Engagement is the Only Thing

Thursday, July 17, 2014

Day 17 of #BTBC14
Share a great classroom management strategy.

     I was at a PD the other day about small group instruction in reading and the presenters, +Anne Kruder and +Courtney O'Connor, had this slide in their presentation.  Doesn't it pretty much sum it all up?  No matter what we are teaching, kindergarten to high school or emergent reading to honors literature, our students will not learn nearly what they could if engagement is not there.  

    So what is engagement?

    I had a meeting today with some teachers and admins in my district, and we were discussing this very topic.  +Shannon Soger asked us to think about what makes our district one of a kind.   Many things were mentioned.  We have had full inclusion for the past 8 or 9 years, and we are now entering our third year of having full 1:1 technology.  We have also been working for a few years on understanding the Common Core standards, and we have a strong professional development and mentor program in place thanks to +Marilyn McManus.  But what impact has that had on our students and their learning?  It seems to be that when people come to see our classrooms in action, they tend to walk away talking about student engagement.  

     There is a difference between students being on task, and students being engaged.  The blog challenge topic today is to discuss great classroom management strategies, and I am going to bypass the strategies and just go to the source of good classroom management: student engagement.  

     Phil Schlecty (1994) says students who are engaged exhibit three characteristics:
          1.  They are attracted to their work.
          2.  They persist in their work despite challenges and obstacles.
          3.  They take visible delight in accomplishing their work.  

     In terms of behavior management, if our students have those characteristics as learners, then they would be less likely to misbehave in our classrooms.  At least, that is my professional opinion. Students in my classrooms were always less likely to throw a pencil or say a mean comment when they were engaged in their activity.  (Yes, there were a few pencils thrown in my room over the years.  Not many, but a few.) 

     So how to we ensure student engagement?

     At the meeting today, +Jeremy Majeski mentioned one of my favorite Keynote speakers of all time, John Antonetti.  He created the Learning Cube to show ways to promote engagement in his book Writing as a Measure and Model of Thinking.  He says that if teachers want students to be engaged in their learning, they should pick at least one element from each side of the cube when planning.  On the top of the cube are Robert Marzano's instructional strategies.  On the right side are the top level of Blooms taxonomy.  (I would assume that they are now modified and should say Applying/ Analyzing/ Evaluating/ and Creating.)  The front of the cube are the engaging qualities from Phil Schleckty.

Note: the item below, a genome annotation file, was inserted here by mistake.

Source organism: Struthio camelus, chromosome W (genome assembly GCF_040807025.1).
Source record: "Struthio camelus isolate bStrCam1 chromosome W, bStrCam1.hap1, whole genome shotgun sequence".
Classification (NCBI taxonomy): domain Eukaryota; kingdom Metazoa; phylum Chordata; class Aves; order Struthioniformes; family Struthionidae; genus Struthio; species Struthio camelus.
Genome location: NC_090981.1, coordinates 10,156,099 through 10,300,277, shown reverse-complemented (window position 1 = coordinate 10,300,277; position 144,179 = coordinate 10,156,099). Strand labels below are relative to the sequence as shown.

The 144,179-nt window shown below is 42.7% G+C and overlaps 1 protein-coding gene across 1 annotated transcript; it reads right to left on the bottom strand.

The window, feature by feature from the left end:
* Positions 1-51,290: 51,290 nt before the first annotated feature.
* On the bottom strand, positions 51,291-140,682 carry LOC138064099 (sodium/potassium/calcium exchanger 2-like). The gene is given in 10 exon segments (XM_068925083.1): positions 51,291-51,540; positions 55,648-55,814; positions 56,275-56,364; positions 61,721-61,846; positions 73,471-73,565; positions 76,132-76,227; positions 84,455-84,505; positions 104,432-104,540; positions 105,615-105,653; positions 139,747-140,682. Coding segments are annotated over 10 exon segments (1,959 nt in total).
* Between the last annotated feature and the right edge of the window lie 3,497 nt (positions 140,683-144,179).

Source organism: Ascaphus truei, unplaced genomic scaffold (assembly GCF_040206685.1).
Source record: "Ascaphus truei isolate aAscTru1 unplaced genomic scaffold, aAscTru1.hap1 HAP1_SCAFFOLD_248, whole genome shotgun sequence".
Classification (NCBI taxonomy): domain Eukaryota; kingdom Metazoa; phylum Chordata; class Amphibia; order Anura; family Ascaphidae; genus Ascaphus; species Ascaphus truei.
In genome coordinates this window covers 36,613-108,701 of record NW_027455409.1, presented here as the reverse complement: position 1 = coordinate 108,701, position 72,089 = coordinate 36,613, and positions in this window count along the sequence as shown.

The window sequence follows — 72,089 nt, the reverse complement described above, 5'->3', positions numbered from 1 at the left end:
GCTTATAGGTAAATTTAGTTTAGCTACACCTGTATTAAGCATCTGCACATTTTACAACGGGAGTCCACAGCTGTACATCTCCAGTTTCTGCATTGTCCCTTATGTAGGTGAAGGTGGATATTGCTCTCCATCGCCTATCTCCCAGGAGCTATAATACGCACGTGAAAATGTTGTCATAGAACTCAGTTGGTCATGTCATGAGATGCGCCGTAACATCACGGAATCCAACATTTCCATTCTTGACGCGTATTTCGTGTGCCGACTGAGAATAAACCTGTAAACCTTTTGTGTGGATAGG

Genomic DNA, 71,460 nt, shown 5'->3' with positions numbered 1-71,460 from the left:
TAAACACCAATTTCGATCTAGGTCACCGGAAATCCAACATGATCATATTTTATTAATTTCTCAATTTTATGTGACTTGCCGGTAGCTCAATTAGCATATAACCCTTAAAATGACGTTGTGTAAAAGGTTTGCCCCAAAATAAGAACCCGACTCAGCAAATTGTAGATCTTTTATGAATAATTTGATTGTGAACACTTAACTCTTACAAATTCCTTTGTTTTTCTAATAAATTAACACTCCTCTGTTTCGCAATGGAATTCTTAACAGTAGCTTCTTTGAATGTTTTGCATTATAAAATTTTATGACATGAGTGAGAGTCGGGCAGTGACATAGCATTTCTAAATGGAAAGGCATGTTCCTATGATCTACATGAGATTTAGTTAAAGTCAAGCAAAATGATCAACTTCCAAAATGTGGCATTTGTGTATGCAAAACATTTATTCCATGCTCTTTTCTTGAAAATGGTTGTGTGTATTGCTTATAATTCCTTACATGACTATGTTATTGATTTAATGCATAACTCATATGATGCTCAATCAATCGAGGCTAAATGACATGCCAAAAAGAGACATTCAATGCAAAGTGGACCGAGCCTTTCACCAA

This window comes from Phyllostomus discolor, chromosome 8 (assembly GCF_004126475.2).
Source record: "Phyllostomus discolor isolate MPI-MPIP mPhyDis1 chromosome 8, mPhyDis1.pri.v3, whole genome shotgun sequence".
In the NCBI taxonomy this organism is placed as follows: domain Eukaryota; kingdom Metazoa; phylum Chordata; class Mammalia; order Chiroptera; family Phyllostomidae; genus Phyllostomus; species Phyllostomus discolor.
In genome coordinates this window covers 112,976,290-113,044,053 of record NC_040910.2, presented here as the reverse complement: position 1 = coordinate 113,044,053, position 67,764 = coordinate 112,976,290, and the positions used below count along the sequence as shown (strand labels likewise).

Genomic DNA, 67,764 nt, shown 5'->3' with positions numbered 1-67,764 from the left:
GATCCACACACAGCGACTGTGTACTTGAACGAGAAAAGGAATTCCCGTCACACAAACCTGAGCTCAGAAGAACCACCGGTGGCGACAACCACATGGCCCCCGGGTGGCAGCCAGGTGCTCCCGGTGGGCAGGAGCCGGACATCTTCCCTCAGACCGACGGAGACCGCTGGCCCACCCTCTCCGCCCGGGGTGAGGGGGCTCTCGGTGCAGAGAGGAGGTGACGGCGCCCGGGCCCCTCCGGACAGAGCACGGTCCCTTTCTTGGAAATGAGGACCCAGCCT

If we use engaging qualities, Bloom's big idea thinking, and high yield instructional strategies, then we are better ensuring that are students will be engaged.  I would like to add, on top of that, that students need to be working on things that are within their developmental level.  We, as teachers, need to make sure that the cognitive demand we are placing on our students is within their reach.  If I pick three things from each side of the cube (like choice, application and identifying similarities and differences for example) but I didn't think about the cognitive level of the lesson I was planning, then the students might be disengaged anyway because it was just too hard or easy.  

     This week, I taught a PD session with +Felicia Frazier on unpacking the Common Core standards.  Here we are, in the middle of the summer, and teachers were sorting the anchor standards into open sorts and semi-closed sorts using Blooms of Depth of Knowledge.  They were lining up to make a ladder of anchor standard one and highlighting key terms in the standard to notice the rigor increasing.  They were finding verbs and noun phrases and coming to group consensus on their meanings.  They began to think about creating Essential Questions and assessments.  All in all, it was a full day in 3 short hours.  I truly think that because of their thoughtful work on Wednesday, their students will have more engaging lessons that are appropriate for them as learners.

What can we do as teachers to help promote engagement?  On my short list, and in no particular order, are things like:
  •  Use the Learning Cube when planning 
  •  Technology integration and SAMR model understanding
  •  Workshop model and differentiated instruction
  •  Arts integration
  •  Create relevance for students 
  •  Create a sense of community in the classroom
  •  Use formative assessment to kid watch
     So, my classroom management strategy is this: ENGAGEMENT.  Like Christopher Lehman said, "Engagement isn't a thing, it's the only thing."   It certainly isn't an easy thing, however.  It takes a lot of thoughtful work on the part of the teacher.  Somehow, I feel like the teachers in my district have found a way to achieve it.  They should be proud of what they are doing for their students and their future.

1 comment:

  1. What a great post! You are so right. The secret to good classroom management is engagement. The more students are engaged, the less you have to worry about managing the less desirable behaviors. You are also right that there is a difference between compliance and engagement. That's a shift in understanding that is happening at my school. Just because almost all the students are being compliant doesn't mean that they are all engaged. Great thoughts!
    Sarah from Mrs. Jones Teaches :o)